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Safe, at any cost?

April 13, 2007

David  blogs his latest air travel related brush with reality.   I started to just leave a comment, but after I wrote the comment about three times, and realized the extent of what I wanted to say, I felt it deserved a post on my nickle. 

While the post 9/11 changes to air travel certainly serve as a non-subtle reminder, I think the real issue is broader and is a struggle for me to encapsulate in a post.  

Historically, we’ve always been willing to fight for our beliefs and our desired way of life. We fought to gain independence.  We foughtto acquire this land upon which we live, displacing those that were here before us.  We fought bitterly amongst ourselves during the civil war, and have fought alongside, and against nations in wars since.  

In the last hundred years, the role of government has ever broadened here, driven by our society’s collective cry for intervention and protection from ourselves and our fellow humans.  

Seventy-five years ago there was no FDA, no FCC, no OSHA, no NTSB or FAA .

Now days, whenever anything bad happens, people get in front of the media and demand loudly that somebody do something to prevent this from ever happening again.    And you know what?  The collective people / government / media mechanism responds.  

Let’s look at our personal freedoms over the last 50 years.  Seat belts are a good thing to have in cars, but why does it need to be illegal not to wear them?  It’s a $100 fine not too, because someone, somewhere decided that I need to be threatened with punishment in order to do something to potentially protect me.   That’s just crazy.    I choose to wear them, because they ARE a good idea, not because I’m made to.     Airbags are a good thing, but why do they need to be mandated?  Won’t free market conditions regulate them?  Helmet laws?   It seems common sense to protect your head, but if you would rather ride without one, shouldn’t that be your choice?   The list goes on.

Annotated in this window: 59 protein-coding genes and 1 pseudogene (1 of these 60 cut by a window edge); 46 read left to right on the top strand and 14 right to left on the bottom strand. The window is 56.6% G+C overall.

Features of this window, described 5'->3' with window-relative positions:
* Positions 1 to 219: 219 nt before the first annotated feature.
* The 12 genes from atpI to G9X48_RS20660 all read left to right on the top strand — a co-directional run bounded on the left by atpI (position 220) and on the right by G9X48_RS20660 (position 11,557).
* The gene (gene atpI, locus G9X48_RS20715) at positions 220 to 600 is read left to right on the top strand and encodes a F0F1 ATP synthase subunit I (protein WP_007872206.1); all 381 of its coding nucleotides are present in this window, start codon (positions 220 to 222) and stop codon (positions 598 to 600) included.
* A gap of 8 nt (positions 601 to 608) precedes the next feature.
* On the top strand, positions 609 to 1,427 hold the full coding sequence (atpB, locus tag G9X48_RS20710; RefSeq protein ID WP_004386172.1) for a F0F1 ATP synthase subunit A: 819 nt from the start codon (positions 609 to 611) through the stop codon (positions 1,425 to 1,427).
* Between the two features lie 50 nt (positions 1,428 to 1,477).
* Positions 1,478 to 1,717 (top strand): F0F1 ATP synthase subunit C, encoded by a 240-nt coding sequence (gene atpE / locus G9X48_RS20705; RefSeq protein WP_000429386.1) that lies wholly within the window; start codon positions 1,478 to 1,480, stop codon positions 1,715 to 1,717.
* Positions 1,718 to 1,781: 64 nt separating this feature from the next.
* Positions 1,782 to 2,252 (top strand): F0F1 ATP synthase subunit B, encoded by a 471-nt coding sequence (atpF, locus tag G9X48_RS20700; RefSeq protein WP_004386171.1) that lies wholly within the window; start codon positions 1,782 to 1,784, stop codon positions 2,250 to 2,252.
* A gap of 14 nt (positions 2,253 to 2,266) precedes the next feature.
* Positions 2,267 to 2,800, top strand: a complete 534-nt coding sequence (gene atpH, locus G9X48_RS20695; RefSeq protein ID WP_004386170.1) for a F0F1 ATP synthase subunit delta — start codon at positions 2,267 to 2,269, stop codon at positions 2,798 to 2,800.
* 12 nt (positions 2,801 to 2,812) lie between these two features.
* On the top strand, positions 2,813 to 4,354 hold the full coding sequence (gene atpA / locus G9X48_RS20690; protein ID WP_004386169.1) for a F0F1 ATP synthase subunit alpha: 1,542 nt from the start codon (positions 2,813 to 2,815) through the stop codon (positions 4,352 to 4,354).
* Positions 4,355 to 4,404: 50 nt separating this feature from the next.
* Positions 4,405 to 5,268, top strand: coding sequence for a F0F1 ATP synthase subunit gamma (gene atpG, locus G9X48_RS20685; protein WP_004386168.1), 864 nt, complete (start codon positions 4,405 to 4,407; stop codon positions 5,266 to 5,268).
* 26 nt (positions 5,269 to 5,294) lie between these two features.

Consider all the zero tolerance policies that have cropped up in the last 10 years in response to public outcry.   The very things that these policies target were already illegal.  Now we are suspending or expelling kids from school for having aspirin because we don’t want them to use illegal drugs?  These laws were put in place, because civic leaders and the media demanded action to “make us safe”.

Reasonable precautions should be undertaken, but common sense must prevail.  In order for it to do so, we as a people, need to stop trying to hold everyone accountable for our absolute safety.    What if we instead, hold ourselves accountable for the risk we are willing to take?

If we reflect back on some of the most exciting and memorable times in our lives, I’ll bet those experiences weren’t all that safe, yet they were the ones most worth doing.   If we want to maintain our freedom, even reclaim some that has been lost, perhaps it’s time to relinquish some of our expectation of entitlement to be safe.   Take risks,  live life,  accept the results.

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11 Comments leave one →
  1. April 13, 2007 11:12 pm

    Perhaps the caveat should be “for adults.” All minors *should* be forced to wear seatbelts. They work. It’s that simple. But I think adults should too.

    In terms of agencies like the FDA, etc, I’m all for them. In a global economy with just a handful of agribusiness controlling such large percentages of the food supply AND so incredibly focused on profits, I wouldn’t rely on the free market to ensure that, for example, that breakfast drink actually does have vitamin C (see New Zealand).

    Sometimes, government mandates work because they rely on market forces. The FCC mandating UHF tuners in televisions gives way to the digital tuner requirement coming soon. By ensuring a huge market, it drives costs down permitting the general public, not just those who can afford it, will benefit. And yes, there was no FCC before radio but the airwaves are a public good (though Don Imus may disagree right now).

    Airbags as an option would be fairly expensive, judging by the $2,800 a car maker demands for a navigation system while a TomTom costs $400 — add a few hundred for the larger screen even and it’s still a huge profit center. I’m not convinced airbags are worth it even at these low costs, but I’m not really informed enough to know. I do know that if they were only an option, few people could afford it or pay.

    Yes, there’s a line, a fine one where it becomes intrusive and yes, the TSA seems to be window dressing. Forcing checks for threats that have already come and gone (e.g. shoes). Meanwhile, the random checks keep showing a high failure rate while ports and subways and trains (see London) are still not secure.